In the closing seconds of last Saturday’s game at Kroger Field, it seemed that the Kentucky defense had done what it has done so many times this season—survive by the narrowest of margins. Ole Miss QB Jordan Ta’amu extended his arm and fumbled the ball away at the UK 7-yard line. But the call on the field of a fumble was overturned, and three plays later, Ta’amu hit D.K. Metcalf for the game-winning touchdown in a 37-34 victory.
So instead, Kentucky did the other thing it has done all season—defended the pass very badly. Kentucky is last in the SEC in passing yardage allowed (279.4 per game), pass defense efficiency, and completion percentage allowed (64.3%). The only team that has failed to pass for 209 or more yards against the Wildcats was Mississippi State, which simply ran the ball down UK’s throat. Last season, Kentucky gave up 206 yards per game by the air, and even awful 2-10 UK teams from Joker Phillips’s last season and Mark Stoops’s first allowed “only” 230 yards per game in the air.
Making the story odder, Kentucky’s secondary was expected to be a team strength. Senior safety Mike Edwards was an All-SEC selection, and cornerbacks Chris Westry and Derrick Baity were hyped for similar accolades. So far has Westry fallen that he was out of the starting lineup and his former backup, JUCO Lonnie Johnson had coverage on the game-ending touchdown.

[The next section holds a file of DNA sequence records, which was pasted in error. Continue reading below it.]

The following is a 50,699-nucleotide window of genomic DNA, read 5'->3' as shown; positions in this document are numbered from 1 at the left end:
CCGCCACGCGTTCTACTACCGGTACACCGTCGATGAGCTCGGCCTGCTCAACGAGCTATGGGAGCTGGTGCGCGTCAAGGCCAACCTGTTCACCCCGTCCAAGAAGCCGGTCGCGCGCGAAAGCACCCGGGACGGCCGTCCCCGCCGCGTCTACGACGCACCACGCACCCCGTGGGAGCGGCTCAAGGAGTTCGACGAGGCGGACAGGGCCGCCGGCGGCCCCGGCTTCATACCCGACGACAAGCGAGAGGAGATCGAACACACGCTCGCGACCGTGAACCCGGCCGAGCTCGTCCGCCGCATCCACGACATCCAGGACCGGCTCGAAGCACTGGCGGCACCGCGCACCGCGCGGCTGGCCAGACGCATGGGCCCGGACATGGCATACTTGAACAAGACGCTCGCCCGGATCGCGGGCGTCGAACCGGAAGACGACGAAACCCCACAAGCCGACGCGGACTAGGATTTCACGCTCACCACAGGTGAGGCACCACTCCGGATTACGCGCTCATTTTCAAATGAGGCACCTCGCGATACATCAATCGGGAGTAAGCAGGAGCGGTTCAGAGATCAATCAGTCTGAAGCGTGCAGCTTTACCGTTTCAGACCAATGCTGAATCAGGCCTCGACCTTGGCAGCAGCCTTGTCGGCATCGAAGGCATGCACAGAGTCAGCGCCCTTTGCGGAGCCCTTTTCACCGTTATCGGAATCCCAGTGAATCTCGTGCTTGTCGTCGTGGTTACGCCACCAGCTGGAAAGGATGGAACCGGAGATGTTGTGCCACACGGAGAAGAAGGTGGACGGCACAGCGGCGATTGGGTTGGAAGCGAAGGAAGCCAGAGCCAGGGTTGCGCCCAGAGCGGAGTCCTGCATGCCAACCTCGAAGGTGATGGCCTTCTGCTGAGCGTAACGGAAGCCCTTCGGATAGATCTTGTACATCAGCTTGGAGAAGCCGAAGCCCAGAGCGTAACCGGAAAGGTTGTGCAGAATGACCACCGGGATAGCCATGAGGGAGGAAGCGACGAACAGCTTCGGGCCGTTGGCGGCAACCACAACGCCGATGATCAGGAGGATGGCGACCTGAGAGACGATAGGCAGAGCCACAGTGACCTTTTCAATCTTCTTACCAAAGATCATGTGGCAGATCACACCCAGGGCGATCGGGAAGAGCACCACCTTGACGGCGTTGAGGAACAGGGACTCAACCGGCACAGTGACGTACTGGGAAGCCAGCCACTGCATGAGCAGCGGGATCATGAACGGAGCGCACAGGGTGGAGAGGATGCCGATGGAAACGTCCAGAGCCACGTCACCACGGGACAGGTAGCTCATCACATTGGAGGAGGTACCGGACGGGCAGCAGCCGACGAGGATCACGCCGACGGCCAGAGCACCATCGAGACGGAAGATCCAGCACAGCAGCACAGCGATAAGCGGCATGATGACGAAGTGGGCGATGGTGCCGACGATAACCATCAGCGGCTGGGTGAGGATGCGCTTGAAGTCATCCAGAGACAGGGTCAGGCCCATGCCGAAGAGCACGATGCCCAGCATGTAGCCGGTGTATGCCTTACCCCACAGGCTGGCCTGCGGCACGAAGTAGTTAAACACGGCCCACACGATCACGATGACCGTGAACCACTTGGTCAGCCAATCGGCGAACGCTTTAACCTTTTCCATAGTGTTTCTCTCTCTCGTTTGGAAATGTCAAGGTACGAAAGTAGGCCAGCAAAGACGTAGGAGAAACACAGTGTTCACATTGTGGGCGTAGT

For the second consecutive season, Mark Stoops’s defense has been AWOL for a portion of the season. Last year, it was the beginning, when UK gagged up a 35-17 lead to Southern Mississippi before losing, was crushed by Florida, and then watched a mediocre New Mexico State team score 42 on the Wildcats. Total damage? 520 yards to Southern Miss, 564 to Florida, and 500 to New Mexico State. That said, changes were made, and Stoops’s defense was improved thereafter—averaging 406 yards per game allowed thereafter.
This season, UK’s defense started reasonably well, allowing 349 yards per game for the first five games, and holding each opponent under 400 yards. In the four games since? 482 yards per game, including giving up 355 yards passing to Missouri and 382 to Mississippi.
The good news is that Kentucky’s offense has showed signs of life. Benny Snell leads the SEC in rushing yardage and his next touchdown on the ground will tie him for UK’s career record in that department. Yes, Snell is a sophomore. QB Steven Johnson continues to lead drives to give Kentucky chances to win, even if Saturday’s didn’t end in victory.
But for Mark Stoops, if the next four games don’t show a return to form, the question facing him after 2017 will be why a defensive-minded coach on an improving team has had such terrible recent results, especially from his secondary. Kentucky will close the regular season facing an efficient QB (Shurmur of Vanderbilt), a talented young passer (Fromm of Georgia), and a semi-superhero (Jackson of Louisville). If Kentucky wants to spend its holidays somewhere sandy and sunny as opposed to Birmingham or Memphis, the pass defense better improve in a hurry.
Joe Cox is contributing editor for KySportsStyle.com Magazine. He grew up in Letcher County and Bell County, and has written five books. His most recent, Almost Perfect (a study of baseball pitchers’ near-miss attempts at perfect games) is available on Amazon or at many local bookstores. Joe is an attorney and lives in Logan County with his wife and children. You can reach him at firstname.lastname@example.org.